If it's just for fun, apples seem pretty easy to grow from seed. I have one plant overwintering in my vegetable garden, one (hopefully) overwintering in a container outside, and two more that sprouted at the base of the Jalapeno plant that is spending the winter indoors.
Trouble with apples is that all the eating apples need to be cross pollinated to bear fruit, so the seedling apple is *wild* -- there's no way to tell what kind of fruits or what kind of tree characteristics the offspring will have. For that reason, and a few other reasons, apples are propagated by grafting a scion wood or bud to root stock.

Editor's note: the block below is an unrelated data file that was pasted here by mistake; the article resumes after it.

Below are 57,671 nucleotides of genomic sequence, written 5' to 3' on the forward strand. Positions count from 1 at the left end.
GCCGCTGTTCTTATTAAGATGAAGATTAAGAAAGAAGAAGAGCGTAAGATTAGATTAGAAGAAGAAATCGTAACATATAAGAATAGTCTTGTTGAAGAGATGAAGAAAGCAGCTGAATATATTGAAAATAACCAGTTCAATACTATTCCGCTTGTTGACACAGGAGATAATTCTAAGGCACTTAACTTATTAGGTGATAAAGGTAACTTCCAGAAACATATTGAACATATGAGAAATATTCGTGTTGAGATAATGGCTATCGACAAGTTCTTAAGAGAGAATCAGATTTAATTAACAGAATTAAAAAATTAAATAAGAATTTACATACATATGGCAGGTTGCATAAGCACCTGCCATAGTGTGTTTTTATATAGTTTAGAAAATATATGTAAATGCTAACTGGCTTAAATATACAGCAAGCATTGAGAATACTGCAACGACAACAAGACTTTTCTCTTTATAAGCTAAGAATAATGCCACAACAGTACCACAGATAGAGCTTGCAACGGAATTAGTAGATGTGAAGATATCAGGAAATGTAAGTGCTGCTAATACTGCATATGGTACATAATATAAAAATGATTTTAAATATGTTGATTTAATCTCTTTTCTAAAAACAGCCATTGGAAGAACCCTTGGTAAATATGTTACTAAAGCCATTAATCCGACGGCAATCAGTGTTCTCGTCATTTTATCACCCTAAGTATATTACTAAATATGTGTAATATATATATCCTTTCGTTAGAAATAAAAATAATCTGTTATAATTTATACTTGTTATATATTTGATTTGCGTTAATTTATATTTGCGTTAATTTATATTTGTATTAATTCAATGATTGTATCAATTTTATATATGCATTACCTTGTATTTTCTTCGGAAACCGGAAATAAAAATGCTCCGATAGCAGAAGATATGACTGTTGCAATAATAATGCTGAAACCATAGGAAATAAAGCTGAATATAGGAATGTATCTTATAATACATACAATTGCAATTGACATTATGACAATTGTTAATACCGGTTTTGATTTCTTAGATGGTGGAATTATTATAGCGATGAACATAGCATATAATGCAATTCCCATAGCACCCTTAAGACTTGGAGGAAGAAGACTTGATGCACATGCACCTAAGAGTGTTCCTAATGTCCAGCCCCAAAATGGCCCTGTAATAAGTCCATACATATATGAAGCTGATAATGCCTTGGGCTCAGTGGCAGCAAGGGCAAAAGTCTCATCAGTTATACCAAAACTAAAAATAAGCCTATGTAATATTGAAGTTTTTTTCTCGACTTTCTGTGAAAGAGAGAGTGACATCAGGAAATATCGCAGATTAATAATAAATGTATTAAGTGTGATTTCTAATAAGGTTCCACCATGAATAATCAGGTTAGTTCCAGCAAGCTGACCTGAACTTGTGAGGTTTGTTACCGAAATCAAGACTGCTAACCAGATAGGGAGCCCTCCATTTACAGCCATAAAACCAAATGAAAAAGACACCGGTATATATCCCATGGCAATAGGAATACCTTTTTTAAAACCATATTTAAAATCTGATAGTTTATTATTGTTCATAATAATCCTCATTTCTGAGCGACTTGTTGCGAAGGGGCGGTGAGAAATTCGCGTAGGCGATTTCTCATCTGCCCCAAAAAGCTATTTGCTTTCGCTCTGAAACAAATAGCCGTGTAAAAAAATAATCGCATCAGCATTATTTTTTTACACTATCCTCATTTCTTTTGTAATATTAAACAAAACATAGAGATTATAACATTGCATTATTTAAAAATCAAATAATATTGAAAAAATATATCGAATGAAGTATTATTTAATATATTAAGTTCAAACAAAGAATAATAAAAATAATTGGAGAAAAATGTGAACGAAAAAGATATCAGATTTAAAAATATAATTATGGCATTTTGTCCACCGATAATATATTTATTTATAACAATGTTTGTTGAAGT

I have most success with planting seeds from cold-stored apples (the seeds have already been cold-stratefied and are ready to germinate). I usually look up harvest time for the apple variety where it was harvested, and see how long they might have been stored. But this time of the year, most U.S. apples have been stored for 4 months or more, so any apple you eat, you should be able to plant seeds from and expect them to grow. I usually just stick them in with any container plant I have around.